Women who are relatively inactive or are overweight tend to have a risk of increased symptoms of perceived hot flashes, noted Steriani Elavsky, assistant professor of kinesiology at Penn State University.
Perceived hot flashes do not always correspond to actual hot flashes. Most previous research analysed only self-reported hot flashes. This is the first study known to the researchers to look at objective versus subjective hot flashes.
Elavsky and colleagues studied 92 menopausal women for 15 days. The women recruited for this study were different from many earlier menopause studies, said Elavsky, according to a university statement.
"Our sample included women with mild to moderate symptoms and they were recruited for a study of physical activity, not for a study of menopause," said Elavsky.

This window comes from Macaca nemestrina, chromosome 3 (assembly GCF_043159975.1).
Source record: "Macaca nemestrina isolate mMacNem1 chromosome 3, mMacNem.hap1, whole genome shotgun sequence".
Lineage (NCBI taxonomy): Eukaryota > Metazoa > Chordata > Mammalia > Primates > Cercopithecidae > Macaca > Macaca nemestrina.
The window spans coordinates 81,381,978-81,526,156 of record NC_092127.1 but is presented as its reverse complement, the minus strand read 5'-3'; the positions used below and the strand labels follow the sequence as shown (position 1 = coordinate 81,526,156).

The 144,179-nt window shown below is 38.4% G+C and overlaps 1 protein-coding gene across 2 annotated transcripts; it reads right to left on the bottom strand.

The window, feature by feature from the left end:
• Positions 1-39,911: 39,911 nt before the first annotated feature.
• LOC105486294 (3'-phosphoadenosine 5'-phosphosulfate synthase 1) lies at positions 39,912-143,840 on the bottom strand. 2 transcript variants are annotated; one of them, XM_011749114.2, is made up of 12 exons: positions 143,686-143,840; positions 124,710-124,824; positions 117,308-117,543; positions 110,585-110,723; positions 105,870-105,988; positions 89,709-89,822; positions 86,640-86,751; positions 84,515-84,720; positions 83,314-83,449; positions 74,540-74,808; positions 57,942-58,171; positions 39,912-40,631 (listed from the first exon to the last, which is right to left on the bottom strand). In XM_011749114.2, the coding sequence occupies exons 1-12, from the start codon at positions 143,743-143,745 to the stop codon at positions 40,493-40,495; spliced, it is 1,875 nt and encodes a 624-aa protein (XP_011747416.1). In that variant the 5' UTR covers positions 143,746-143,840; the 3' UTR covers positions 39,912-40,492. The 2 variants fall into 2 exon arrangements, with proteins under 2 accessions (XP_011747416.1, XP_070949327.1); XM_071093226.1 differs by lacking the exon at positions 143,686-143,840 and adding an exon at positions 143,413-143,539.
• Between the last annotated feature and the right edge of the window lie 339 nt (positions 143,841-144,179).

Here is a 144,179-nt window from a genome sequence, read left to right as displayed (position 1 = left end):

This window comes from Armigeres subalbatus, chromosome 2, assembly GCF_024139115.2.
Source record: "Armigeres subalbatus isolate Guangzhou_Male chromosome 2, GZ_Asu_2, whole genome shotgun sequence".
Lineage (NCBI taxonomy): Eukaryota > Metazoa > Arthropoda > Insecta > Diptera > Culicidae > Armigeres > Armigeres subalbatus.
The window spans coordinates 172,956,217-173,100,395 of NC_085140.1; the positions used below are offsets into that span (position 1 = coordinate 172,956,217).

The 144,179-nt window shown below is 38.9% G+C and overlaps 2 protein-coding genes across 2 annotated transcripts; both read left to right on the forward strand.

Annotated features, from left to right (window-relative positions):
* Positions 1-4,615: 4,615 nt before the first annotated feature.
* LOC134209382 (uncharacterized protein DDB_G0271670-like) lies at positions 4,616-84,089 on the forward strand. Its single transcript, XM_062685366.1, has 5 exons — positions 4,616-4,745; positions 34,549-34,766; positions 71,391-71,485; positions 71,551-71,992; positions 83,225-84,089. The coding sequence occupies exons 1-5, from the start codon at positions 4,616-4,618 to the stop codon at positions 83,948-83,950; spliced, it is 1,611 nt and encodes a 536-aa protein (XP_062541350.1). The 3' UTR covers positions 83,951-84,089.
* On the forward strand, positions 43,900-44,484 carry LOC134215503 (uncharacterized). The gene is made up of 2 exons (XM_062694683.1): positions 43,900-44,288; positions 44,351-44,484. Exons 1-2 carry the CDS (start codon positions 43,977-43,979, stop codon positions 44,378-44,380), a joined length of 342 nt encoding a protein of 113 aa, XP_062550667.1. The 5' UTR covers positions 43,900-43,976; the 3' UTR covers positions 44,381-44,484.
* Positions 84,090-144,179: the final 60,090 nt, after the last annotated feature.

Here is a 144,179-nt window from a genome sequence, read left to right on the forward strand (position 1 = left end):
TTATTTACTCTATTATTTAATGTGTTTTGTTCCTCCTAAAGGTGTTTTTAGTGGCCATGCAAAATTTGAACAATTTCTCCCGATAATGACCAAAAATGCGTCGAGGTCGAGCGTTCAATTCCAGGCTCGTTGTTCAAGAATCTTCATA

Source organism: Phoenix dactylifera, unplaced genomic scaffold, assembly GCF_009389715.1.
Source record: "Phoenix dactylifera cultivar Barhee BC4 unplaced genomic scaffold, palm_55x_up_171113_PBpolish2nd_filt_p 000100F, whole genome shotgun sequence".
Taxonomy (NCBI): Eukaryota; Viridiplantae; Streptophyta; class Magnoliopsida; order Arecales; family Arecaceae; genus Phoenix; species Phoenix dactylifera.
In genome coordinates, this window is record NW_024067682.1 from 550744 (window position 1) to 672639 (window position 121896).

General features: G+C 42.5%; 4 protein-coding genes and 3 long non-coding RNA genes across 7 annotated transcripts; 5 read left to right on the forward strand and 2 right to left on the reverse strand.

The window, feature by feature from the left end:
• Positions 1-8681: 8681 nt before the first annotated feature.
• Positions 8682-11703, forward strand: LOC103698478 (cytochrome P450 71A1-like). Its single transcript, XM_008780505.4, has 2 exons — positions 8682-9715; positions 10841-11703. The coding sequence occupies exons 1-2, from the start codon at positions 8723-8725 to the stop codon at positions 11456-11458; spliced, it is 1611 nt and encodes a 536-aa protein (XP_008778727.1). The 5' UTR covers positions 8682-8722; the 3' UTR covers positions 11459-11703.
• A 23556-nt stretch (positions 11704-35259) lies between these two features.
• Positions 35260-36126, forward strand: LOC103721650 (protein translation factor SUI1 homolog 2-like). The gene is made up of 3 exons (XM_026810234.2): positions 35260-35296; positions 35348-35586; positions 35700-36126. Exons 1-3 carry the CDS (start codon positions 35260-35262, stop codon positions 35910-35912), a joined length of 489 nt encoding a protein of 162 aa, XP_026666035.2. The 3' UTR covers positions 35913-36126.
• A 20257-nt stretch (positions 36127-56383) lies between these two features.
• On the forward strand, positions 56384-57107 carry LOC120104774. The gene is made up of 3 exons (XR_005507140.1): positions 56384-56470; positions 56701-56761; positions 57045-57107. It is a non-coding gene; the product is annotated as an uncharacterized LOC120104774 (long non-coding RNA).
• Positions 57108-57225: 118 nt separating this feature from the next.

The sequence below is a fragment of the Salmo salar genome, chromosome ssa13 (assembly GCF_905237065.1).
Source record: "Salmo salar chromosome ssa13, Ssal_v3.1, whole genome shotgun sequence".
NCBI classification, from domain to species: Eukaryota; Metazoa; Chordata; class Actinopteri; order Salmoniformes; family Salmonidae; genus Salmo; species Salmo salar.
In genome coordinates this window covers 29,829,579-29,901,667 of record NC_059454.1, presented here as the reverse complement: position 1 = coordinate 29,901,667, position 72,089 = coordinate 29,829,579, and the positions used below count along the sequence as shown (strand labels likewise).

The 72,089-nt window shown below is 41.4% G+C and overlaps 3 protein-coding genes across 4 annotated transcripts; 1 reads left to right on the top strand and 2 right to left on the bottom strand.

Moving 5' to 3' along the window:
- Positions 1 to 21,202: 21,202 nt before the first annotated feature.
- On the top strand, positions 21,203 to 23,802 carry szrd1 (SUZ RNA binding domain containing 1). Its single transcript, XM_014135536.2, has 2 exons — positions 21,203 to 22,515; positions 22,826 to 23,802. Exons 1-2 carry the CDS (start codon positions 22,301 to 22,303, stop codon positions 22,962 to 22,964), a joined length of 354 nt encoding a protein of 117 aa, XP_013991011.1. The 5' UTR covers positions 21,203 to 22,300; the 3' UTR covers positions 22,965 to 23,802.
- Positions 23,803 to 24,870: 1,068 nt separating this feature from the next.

The women were 40 to 59 years old, with an average of two children and were not on hormone therapy. During analysis the researchers separated the women into normal weight and overweight/obese categories and higher fit and lower fit categories. These categories were not necessarily mutually exclusive.
"For women with mild to moderate hot flashes, there is no reason to avoid physical activity for the fear of making symptoms worse," said Elavsky. "In fact, physical activity may be helpful, and is certainly the best way to maximize health as women age.
"Becoming and staying active on a regular basis as part of your lifestyle is the best way to ensure healthy aging and well being, regardless of whether you experience hot flashes or not," Elavsky added.